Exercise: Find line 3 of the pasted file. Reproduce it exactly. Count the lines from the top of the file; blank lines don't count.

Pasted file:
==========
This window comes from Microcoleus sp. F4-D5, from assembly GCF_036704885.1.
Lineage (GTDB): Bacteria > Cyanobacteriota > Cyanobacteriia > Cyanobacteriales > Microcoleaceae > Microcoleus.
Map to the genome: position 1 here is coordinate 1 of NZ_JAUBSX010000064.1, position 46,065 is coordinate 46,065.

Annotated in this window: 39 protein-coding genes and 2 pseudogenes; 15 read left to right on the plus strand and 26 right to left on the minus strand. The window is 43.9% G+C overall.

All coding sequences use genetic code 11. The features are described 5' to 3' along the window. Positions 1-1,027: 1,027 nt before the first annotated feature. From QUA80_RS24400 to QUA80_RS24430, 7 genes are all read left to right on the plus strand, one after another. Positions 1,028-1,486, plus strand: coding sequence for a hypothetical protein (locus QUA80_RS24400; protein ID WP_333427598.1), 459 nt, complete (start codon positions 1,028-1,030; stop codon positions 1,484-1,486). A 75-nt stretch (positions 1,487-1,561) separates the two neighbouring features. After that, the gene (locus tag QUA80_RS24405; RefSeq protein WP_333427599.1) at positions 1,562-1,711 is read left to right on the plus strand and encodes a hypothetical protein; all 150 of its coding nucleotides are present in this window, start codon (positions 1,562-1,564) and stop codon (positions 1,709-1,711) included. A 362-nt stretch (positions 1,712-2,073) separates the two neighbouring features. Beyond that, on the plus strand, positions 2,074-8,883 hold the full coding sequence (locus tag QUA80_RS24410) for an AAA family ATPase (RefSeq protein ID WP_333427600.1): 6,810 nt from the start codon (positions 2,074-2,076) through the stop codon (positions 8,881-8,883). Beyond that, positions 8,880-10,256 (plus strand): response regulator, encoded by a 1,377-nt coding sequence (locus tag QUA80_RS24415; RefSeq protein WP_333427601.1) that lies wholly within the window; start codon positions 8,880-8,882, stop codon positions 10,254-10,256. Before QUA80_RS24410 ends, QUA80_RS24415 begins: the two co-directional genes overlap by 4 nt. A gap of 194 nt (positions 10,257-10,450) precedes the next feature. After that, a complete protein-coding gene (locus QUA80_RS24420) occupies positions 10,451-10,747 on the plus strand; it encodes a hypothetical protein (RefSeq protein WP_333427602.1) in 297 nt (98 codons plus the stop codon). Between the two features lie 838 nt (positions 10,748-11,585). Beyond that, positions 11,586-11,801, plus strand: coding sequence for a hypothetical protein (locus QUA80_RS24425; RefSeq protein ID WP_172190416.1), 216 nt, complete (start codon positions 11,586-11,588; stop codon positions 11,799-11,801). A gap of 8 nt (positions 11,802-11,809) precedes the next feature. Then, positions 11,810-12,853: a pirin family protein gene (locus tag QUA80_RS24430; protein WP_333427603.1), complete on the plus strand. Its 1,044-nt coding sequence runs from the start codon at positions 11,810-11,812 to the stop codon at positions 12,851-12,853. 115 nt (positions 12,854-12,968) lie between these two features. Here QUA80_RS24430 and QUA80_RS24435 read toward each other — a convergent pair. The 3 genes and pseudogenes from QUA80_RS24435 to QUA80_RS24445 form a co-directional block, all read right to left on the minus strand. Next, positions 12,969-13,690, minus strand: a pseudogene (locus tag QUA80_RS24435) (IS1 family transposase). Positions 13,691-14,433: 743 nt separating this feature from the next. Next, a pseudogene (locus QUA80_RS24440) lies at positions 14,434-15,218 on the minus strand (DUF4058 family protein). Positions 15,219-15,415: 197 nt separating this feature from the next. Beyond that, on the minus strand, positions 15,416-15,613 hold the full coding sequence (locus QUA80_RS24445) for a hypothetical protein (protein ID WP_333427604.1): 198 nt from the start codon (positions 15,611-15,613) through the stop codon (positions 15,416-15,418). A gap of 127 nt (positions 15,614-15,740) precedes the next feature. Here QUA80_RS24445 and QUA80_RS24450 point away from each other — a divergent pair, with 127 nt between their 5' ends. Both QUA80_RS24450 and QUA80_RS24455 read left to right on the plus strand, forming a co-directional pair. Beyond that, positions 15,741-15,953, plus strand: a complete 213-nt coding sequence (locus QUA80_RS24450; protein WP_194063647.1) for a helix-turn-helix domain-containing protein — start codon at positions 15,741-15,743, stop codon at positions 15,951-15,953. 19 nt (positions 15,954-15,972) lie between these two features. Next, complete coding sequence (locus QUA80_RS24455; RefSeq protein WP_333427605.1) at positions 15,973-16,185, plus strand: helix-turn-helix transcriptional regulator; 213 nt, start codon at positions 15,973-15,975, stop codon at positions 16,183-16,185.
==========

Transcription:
Map to the genome: position 1 here is coordinate 1 of NZ_JAUBSX010000064.1, position 46,065 is coordinate 46,065.